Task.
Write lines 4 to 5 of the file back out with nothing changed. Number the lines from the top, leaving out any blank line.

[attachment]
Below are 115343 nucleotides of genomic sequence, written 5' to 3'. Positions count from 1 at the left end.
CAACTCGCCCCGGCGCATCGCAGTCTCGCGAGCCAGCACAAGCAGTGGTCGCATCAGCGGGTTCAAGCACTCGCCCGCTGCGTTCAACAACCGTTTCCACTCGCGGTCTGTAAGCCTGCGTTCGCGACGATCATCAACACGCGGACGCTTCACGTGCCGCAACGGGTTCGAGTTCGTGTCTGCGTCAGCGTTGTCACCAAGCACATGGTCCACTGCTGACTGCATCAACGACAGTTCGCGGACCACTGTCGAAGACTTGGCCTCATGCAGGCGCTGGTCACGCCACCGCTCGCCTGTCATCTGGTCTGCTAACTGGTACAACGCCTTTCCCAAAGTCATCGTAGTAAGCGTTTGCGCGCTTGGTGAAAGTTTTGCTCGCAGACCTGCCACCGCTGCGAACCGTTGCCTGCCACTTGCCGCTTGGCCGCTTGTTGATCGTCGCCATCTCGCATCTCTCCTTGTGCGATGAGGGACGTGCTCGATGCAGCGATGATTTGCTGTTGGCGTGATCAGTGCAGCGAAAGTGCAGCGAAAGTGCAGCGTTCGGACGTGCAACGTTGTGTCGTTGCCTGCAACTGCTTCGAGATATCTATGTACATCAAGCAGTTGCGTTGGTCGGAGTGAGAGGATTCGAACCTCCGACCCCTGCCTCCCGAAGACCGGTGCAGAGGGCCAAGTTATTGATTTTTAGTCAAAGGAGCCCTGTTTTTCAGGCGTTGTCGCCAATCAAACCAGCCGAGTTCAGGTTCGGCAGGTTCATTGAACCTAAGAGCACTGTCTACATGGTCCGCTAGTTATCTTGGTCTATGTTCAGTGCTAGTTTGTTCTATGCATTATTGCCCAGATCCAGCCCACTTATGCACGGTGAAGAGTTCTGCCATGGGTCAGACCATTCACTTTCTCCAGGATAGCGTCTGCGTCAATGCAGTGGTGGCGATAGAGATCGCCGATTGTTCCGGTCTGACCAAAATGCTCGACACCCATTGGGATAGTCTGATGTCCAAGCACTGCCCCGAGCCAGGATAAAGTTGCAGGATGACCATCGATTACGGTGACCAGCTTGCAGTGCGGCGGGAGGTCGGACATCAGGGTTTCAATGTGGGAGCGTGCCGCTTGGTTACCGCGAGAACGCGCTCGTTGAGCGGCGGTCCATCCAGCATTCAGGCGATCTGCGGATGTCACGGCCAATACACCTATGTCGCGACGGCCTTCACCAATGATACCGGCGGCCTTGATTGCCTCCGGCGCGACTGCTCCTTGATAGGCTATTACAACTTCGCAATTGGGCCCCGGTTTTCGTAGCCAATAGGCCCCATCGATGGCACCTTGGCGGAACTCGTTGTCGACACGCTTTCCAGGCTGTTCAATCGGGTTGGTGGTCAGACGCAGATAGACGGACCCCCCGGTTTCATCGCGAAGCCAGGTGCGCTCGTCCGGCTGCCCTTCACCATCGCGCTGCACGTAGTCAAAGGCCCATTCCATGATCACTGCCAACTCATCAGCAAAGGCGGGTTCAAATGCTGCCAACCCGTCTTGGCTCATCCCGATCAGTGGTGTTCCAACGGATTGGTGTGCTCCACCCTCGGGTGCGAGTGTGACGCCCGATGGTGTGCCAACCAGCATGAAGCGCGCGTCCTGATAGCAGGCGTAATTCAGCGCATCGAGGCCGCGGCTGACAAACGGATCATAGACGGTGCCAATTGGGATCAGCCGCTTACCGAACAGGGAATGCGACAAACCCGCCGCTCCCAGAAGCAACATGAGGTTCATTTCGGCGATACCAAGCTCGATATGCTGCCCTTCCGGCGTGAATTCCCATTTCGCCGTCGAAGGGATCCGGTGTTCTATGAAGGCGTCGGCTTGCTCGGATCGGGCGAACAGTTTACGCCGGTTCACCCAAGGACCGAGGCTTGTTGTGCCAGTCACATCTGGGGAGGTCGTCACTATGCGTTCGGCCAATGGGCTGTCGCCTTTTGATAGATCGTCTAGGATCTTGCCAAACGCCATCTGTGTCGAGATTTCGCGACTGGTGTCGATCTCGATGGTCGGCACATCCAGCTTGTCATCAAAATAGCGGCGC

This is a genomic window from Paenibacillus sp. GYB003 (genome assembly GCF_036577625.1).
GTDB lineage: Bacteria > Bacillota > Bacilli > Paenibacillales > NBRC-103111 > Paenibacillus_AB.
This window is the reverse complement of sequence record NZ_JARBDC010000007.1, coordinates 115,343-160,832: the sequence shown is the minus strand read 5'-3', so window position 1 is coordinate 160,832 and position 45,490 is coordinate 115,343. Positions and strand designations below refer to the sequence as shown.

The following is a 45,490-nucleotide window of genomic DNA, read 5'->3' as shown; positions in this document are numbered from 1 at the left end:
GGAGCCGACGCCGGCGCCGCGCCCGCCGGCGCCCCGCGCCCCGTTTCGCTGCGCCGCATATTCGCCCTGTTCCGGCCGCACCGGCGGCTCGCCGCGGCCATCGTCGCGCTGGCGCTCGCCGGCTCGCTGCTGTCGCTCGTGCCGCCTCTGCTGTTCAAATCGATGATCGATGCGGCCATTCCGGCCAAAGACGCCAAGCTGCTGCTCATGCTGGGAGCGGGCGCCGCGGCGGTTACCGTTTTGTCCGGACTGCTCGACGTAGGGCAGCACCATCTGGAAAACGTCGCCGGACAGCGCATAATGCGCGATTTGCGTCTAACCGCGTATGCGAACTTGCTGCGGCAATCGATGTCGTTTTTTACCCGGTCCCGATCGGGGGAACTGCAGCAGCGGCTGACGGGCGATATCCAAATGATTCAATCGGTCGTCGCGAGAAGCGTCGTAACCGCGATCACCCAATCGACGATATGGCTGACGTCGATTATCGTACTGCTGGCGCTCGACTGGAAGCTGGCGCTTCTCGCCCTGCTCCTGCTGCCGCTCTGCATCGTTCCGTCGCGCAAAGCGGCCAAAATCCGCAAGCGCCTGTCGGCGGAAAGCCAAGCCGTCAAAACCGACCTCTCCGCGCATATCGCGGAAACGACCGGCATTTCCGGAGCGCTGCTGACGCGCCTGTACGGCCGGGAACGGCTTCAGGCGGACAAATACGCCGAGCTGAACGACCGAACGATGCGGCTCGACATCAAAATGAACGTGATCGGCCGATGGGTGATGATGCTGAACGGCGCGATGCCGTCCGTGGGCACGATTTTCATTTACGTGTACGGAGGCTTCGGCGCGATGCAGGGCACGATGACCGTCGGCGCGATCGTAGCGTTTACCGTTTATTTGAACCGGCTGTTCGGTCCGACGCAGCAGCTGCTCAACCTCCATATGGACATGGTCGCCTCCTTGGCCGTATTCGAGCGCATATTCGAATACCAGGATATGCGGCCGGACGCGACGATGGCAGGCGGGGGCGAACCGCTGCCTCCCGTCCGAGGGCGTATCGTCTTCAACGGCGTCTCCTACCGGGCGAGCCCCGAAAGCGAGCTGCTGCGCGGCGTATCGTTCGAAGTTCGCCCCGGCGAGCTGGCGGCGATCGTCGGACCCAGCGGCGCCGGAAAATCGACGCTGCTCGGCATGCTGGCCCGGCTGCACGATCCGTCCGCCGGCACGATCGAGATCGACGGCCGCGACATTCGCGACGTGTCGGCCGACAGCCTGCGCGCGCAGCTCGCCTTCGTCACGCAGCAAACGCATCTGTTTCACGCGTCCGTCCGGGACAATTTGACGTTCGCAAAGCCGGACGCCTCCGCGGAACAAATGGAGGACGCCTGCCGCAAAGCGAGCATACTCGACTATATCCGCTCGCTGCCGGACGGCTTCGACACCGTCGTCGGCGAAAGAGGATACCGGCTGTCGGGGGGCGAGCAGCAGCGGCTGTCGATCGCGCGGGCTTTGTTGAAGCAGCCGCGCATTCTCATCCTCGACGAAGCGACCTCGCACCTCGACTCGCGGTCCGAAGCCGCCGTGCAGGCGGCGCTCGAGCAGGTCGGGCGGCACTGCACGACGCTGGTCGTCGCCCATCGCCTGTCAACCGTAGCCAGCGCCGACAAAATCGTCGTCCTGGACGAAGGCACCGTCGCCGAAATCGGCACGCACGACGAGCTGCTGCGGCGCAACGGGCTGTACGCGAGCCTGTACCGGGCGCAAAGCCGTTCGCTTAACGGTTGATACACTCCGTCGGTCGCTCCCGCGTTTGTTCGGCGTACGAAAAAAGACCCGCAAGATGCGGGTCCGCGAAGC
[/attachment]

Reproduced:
GTDB lineage: Bacteria > Bacillota > Bacilli > Paenibacillales > NBRC-103111 > Paenibacillus_AB.
This window is the reverse complement of sequence record NZ_JARBDC010000007.1, coordinates 115,343-160,832: the sequence shown is the minus strand read 5'-3', so window position 1 is coordinate 160,832 and position 45,490 is coordinate 115,343. Positions and strand designations below refer to the sequence as shown.